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Asif

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Unread post03 Aug 2012, 09:19

18th Air Force Public Affairs wrote:Mobility 'ballet' key to rescue of F-16 pilot

8/2/2012 - SCOTT AIR FORCE BASE, Ill. (AFNS) -- Shortly after an Air Force pilot ejected from his F-16 Fighting Falcon into the North Pacific July 22, he found himself under the watchful eyes of mobility Airmen. These Airmen worked as part of a coordinated behind-the-scenes "ballet" to ensure his dramatic recovery less than six hours later.

A KC-135 Stratotanker belonging to the 22nd Air Refueling Wing at McConnell Air Force Base, Kan., and two others belonging to the 18th Wing at Kadena Air Base, Japan, were among the first on scene in the wake of the late morning incident. They, in turn, relayed the news to the 618th Air and Space Operations Center (Tanker Airlift Control Center), Air Mobility Command's operational nerve center here.

"When the call first came in from one of the KC-135 commanders we found out that we had an F-16 pilot who had just ejected. The pilot wasn't injured, but he was busy bailing out his raft," said Col. David Smith, the TACC director of operations during the incident. "We told the aircraft to stay in radio contact and let the pilot know that help was on the way and that we were immediately commencing rescue operations. Our commitment was not to let him down."

That call put into motion the race to quickly recover the pilot. TACC Airmen immediately provided air traffic controllers at Fukuoka, Japan, and Anchorage, Alaska, with the incident's location. That information was quickly passed to the Japanese Rescue Coordination Center to begin search and rescue operations. Those efforts were bolstered by the rapid passing of information to the U.S. Coast Guard Rescue Coordination Center in Alameda, Calif., which shared it with ships closest to the area.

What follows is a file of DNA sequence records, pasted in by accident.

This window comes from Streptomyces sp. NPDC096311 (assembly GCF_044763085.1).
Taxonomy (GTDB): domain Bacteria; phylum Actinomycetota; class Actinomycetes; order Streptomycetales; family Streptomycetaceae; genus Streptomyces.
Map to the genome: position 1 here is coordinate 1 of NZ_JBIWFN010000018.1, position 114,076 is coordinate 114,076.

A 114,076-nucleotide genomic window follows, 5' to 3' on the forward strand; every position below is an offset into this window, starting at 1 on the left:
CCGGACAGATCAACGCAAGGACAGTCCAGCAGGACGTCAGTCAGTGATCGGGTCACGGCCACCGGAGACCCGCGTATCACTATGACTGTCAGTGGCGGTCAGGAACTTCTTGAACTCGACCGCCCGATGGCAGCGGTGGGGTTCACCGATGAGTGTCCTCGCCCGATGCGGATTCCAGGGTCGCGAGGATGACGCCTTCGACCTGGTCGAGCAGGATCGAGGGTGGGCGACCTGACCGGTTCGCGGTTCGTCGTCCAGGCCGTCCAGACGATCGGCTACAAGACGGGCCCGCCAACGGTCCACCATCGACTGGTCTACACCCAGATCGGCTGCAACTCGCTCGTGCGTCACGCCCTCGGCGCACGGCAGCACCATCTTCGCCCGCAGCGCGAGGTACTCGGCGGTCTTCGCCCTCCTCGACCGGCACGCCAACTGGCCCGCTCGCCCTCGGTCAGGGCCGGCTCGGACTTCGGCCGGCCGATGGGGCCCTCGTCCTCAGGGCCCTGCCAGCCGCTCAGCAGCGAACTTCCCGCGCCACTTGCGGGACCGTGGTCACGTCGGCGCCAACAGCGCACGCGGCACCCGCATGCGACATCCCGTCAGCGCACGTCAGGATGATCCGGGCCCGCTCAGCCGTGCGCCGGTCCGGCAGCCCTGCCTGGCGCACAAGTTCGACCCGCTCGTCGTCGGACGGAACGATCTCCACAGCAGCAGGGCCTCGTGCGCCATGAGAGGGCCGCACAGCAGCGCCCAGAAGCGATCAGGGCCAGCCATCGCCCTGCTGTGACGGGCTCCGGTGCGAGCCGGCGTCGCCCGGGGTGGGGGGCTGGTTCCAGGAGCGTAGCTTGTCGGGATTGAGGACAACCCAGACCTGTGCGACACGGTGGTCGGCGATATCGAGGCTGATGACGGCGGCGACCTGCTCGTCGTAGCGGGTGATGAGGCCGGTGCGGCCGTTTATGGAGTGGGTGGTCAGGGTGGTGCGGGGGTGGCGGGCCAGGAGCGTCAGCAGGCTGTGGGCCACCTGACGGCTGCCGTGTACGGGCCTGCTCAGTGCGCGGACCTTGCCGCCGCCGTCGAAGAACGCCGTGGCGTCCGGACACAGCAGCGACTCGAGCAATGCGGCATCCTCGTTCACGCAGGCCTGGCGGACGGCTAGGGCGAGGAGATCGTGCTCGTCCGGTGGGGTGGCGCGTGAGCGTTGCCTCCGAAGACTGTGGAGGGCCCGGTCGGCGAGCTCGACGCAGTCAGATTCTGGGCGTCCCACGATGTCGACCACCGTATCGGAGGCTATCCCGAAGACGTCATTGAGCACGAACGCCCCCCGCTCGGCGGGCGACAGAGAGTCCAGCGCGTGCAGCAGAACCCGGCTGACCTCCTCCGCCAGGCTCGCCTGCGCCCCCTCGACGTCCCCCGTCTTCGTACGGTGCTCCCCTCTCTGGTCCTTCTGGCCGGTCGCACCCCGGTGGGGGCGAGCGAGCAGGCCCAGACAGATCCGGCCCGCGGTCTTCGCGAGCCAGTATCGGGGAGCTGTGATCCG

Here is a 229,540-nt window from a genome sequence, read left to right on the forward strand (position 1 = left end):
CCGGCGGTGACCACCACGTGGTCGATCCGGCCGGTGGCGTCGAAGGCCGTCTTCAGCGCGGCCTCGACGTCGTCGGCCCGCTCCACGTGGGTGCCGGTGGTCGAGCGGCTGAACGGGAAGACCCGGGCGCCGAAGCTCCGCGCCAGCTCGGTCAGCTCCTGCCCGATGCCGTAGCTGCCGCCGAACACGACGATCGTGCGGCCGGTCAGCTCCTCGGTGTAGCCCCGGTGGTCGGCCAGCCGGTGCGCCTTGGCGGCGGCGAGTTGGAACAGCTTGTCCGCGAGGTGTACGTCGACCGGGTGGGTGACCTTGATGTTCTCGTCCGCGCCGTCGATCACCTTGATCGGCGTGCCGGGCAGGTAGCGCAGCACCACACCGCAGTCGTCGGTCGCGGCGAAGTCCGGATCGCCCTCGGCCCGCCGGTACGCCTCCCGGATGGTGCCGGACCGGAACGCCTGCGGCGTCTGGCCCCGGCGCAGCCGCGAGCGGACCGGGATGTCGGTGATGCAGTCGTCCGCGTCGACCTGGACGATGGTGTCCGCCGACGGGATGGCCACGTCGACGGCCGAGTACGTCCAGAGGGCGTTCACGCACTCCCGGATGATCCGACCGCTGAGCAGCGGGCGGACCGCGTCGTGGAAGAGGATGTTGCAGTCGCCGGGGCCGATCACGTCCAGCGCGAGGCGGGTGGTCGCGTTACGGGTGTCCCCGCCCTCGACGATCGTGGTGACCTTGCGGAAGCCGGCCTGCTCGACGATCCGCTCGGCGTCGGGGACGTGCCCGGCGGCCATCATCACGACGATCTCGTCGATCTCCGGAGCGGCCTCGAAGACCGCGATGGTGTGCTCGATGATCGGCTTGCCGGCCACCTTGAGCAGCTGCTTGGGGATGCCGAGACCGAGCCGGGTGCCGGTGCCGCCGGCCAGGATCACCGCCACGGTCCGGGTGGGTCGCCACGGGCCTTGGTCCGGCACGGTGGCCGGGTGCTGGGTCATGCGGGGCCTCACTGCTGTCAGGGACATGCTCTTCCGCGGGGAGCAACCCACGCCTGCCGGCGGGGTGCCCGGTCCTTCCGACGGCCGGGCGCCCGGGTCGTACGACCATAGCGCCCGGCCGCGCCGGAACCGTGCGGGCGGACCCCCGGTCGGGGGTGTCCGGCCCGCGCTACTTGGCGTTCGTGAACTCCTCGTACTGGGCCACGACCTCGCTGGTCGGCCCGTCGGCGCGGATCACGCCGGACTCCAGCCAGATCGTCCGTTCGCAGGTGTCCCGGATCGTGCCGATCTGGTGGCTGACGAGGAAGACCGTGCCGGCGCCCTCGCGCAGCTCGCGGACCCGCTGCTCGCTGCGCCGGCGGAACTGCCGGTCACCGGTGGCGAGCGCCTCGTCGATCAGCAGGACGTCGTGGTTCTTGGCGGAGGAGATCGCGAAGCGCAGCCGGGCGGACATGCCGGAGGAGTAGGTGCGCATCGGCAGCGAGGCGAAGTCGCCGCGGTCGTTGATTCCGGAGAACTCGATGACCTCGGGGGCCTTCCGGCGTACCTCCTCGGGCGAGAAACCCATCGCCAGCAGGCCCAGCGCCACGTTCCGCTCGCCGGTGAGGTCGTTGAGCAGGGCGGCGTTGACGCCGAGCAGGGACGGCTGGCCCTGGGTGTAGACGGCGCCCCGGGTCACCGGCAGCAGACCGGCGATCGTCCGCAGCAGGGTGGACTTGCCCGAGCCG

"We were convinced that the quicker the rescue, the higher the probability of survival," said Benjamin Nevin, the TACC flight manager. He noted that although the situation was unexpected, the team was prepared.

"I flew refueling missions for F-4s as a second lieutenant in 1979," Nevin recalled. "The crews did the same things in this case that we did then: they quickly reviewed procedures for changing their refueling mission to a rescue mission and got to work."

Capt. Gabe Arrington, the commander of the McConnell KC-135, agreed.

"In pilot training, they prepare you to act under pressure and keep a level head so you can think through situations and act correctly during an emergency," he said. "Overall, I think the aircrews were just glad that we were able to be at the right place, at the right time, with the right training to help a fellow Airman."

As the minutes passed, TACC officials ensured regular communication with the pilot and with the KC-135 crews closely monitoring his condition and continuing to provide him reassurance that help was enroute. At the same time, TACC flight managers began planning for the possible launch of additional KC-135s out of Kadena AB to relieve the ones on scene.

Weather experts were also on-hand providing continuous updates on conditions.

"After we were notified of the search and rescue operation, we had to quickly evaluate surface and enroute weather conditions and hazards for a data sparse region," said Tech. Sgt. Timothy Launius, the initial shift lead for weather operations. "Fortunately, conditions favored recovery, with the greatest concern from lower ceilings across the area," .

While all these actions went on behind the scenes, Japanese and U.S. military, coast guard, commercial and research vessels worked together to ultimately rescue the pilot and return him to his home station of Misawa Air Base, Japan.

"It was an outstanding team effort, everyone was participating and making a positive impact, asking if there was anything they could do to help," said Maj. Mark Ladwig, the TACC's assistant tanker deputy director of operations. "It was a great feeling when I heard the pilot had been picked up and was safe and healthy."